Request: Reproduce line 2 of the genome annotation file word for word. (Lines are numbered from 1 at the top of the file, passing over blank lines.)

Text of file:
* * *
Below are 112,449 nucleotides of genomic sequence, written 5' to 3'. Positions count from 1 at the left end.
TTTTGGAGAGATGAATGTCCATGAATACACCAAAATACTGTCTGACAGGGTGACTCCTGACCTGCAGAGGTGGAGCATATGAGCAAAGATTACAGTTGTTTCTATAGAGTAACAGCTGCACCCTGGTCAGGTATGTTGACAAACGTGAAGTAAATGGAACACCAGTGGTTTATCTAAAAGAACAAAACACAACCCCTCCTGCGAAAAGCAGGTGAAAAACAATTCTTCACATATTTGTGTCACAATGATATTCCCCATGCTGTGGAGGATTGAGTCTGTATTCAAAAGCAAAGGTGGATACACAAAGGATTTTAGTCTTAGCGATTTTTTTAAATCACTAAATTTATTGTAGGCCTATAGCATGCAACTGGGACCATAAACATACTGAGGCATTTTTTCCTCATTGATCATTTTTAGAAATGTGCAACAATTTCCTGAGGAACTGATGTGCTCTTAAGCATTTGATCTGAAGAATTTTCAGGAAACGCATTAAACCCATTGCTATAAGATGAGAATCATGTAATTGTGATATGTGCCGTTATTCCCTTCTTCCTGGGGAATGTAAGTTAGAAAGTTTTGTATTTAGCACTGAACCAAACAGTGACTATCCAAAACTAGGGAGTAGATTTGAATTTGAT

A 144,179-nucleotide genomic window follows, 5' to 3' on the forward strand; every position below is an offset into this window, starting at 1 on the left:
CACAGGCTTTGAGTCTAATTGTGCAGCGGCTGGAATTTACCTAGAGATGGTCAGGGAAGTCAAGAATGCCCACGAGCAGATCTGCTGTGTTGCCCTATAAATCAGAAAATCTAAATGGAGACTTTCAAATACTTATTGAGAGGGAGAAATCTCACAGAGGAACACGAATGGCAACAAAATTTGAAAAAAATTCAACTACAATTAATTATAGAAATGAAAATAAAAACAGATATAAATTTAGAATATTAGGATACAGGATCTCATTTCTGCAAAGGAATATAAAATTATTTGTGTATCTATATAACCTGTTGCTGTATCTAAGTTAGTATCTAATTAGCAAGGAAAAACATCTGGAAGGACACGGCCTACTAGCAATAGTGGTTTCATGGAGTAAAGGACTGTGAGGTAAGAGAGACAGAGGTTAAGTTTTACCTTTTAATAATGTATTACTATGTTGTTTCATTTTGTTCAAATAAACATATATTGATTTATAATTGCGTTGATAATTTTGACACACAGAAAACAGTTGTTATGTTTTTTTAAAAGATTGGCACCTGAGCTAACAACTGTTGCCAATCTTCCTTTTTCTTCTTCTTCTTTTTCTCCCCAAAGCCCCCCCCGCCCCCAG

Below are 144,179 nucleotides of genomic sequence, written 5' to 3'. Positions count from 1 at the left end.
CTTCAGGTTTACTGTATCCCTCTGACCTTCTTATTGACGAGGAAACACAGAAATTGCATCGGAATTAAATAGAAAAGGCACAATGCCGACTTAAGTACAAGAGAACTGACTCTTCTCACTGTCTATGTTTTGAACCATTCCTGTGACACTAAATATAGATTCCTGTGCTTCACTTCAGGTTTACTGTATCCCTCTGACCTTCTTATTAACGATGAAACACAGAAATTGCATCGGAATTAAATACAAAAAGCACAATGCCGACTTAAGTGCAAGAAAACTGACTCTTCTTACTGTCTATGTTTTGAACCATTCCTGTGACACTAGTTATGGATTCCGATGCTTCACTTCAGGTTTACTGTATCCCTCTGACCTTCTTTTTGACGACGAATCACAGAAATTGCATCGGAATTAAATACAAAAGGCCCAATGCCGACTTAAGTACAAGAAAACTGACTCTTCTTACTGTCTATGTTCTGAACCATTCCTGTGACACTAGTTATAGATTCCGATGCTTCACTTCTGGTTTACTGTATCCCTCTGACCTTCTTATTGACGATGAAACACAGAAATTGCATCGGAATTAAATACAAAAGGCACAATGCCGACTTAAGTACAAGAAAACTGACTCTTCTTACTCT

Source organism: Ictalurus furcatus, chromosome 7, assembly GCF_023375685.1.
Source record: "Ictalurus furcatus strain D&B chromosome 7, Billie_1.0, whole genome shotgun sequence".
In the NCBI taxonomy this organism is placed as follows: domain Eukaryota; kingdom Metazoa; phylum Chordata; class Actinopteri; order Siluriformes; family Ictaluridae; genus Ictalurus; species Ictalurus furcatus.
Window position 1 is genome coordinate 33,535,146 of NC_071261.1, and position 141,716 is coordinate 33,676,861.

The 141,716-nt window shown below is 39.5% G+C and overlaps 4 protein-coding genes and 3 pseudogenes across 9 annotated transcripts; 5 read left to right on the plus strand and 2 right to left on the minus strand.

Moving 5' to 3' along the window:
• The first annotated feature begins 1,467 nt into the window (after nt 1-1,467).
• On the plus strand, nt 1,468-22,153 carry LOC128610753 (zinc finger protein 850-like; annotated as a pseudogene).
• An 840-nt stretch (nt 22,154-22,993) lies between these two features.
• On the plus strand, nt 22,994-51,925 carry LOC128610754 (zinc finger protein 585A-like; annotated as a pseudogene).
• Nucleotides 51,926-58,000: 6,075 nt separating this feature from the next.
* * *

TTTTGGAGAGATGAATGTCCATGAATACACCAAAATACTGTCTGACAGGGTGACTCCTGACCTGCAGAGGTGGAGCATATGAGCAAAGATTACAGTTGTTTCTATAGAGTAACAGCTGCACCCTGGTCAGGTATGTTGACAAACGTGAAGTAAATGGAACACCAGTGGTTTATCTAAAAGAACAAAACACAACCCCTCCTGCGAAAAGCAGGTGAAAAACAATTCTTCACATATTTGTGTCACAATGATATTCCCCATGCTGTGGAGGATTGAGTCTGTATTCAAAAGCAAAGGTGGATACACAAAGGATTTTAGTCTTAGCGATTTTTTTAAATCACTAAATTTATTGTAGGCCTATAGCATGCAACTGGGACCATAAACATACTGAGGCATTTTTTCCTCATTGATCATTTTTAGAAATGTGCAACAATTTCCTGAGGAACTGATGTGCTCTTAAGCATTTGATCTGAAGAATTTTCAGGAAACGCATTAAACCCATTGCTATAAGATGAGAATCATGTAATTGTGATATGTGCCGTTATTCCCTTCTTCCTGGGGAATGTAAGTTAGAAAGTTTTGTATTTAGCACTGAACCAAACAGTGACTATCCAAAACTAGGGAGTAGATTTGAATTTGAT